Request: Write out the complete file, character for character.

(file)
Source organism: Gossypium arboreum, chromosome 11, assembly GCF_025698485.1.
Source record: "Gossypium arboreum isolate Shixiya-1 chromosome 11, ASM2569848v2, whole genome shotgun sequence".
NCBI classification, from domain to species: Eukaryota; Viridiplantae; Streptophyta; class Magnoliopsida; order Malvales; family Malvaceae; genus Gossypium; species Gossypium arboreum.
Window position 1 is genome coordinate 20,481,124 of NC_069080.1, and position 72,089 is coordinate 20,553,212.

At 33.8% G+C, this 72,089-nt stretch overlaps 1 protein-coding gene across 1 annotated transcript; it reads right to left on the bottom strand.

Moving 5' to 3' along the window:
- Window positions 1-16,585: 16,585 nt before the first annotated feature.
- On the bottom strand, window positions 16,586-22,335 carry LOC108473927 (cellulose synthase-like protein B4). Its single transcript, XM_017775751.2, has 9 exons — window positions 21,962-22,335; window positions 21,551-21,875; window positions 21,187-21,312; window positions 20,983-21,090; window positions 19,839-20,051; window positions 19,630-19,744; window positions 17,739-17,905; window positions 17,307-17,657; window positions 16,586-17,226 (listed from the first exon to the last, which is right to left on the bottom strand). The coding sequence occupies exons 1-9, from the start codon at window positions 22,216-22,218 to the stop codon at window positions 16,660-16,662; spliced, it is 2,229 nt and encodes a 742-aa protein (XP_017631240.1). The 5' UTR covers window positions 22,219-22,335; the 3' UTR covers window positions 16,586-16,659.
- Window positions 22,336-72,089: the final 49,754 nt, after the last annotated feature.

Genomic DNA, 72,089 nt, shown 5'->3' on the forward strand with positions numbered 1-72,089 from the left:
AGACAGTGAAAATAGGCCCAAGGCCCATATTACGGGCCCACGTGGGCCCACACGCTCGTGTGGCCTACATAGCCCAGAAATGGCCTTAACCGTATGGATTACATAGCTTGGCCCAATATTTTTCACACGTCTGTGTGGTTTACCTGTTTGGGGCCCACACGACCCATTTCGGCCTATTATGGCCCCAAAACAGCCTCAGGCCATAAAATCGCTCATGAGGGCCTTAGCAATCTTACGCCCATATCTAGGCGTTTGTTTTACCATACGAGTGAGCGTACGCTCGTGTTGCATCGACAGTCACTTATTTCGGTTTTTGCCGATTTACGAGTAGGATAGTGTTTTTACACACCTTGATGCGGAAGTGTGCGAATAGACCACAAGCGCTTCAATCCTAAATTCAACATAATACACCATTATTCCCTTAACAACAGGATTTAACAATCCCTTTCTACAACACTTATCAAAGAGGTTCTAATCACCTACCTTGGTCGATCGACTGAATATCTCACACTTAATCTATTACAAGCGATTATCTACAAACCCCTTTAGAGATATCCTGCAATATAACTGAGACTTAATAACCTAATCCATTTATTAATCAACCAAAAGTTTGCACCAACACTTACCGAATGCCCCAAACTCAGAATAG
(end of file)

Source organism: Gossypium arboreum, chromosome 11, assembly GCF_025698485.1.
Source record: "Gossypium arboreum isolate Shixiya-1 chromosome 11, ASM2569848v2, whole genome shotgun sequence".
NCBI classification, from domain to species: Eukaryota; Viridiplantae; Streptophyta; class Magnoliopsida; order Malvales; family Malvaceae; genus Gossypium; species Gossypium arboreum.
Window position 1 is genome coordinate 20,481,124 of NC_069080.1, and position 72,089 is coordinate 20,553,212.

At 33.8% G+C, this 72,089-nt stretch overlaps 1 protein-coding gene across 1 annotated transcript; it reads right to left on the bottom strand.

Moving 5' to 3' along the window:
- Window positions 1-16,585: 16,585 nt before the first annotated feature.
- On the bottom strand, window positions 16,586-22,335 carry LOC108473927 (cellulose synthase-like protein B4). Its single transcript, XM_017775751.2, has 9 exons — window positions 21,962-22,335; window positions 21,551-21,875; window positions 21,187-21,312; window positions 20,983-21,090; window positions 19,839-20,051; window positions 19,630-19,744; window positions 17,739-17,905; window positions 17,307-17,657; window positions 16,586-17,226 (listed from the first exon to the last, which is right to left on the bottom strand). The coding sequence occupies exons 1-9, from the start codon at window positions 22,216-22,218 to the stop codon at window positions 16,660-16,662; spliced, it is 2,229 nt and encodes a 742-aa protein (XP_017631240.1). The 5' UTR covers window positions 22,219-22,335; the 3' UTR covers window positions 16,586-16,659.
- Window positions 22,336-72,089: the final 49,754 nt, after the last annotated feature.

Genomic DNA, 72,089 nt, shown 5'->3' on the forward strand with positions numbered 1-72,089 from the left:
AGACAGTGAAAATAGGCCCAAGGCCCATATTACGGGCCCACGTGGGCCCACACGCTCGTGTGGCCTACATAGCCCAGAAATGGCCTTAACCGTATGGATTACATAGCTTGGCCCAATATTTTTCACACGTCTGTGTGGTTTACCTGTTTGGGGCCCACACGACCCATTTCGGCCTATTATGGCCCCAAAACAGCCTCAGGCCATAAAATCGCTCATGAGGGCCTTAGCAATCTTACGCCCATATCTAGGCGTTTGTTTTACCATACGAGTGAGCGTACGCTCGTGTTGCATCGACAGTCACTTATTTCGGTTTTTGCCGATTTACGAGTAGGATAGTGTTTTTACACACCTTGATGCGGAAGTGTGCGAATAGACCACAAGCGCTTCAATCCTAAATTCAACATAATACACCATTATTCCCTTAACAACAGGATTTAACAATCCCTTTCTACAACACTTATCAAAGAGGTTCTAATCACCTACCTTGGTCGATCGACTGAATATCTCACACTTAATCTATTACAAGCGATTATCTACAAACCCCTTTAGAGATATCCTGCAATATAACTGAGACTTAATAACCTAATCCATTTATTAATCAACCAAAAGTTTGCACCAACACTTACCGAATGCCCCAAACTCAGAATAG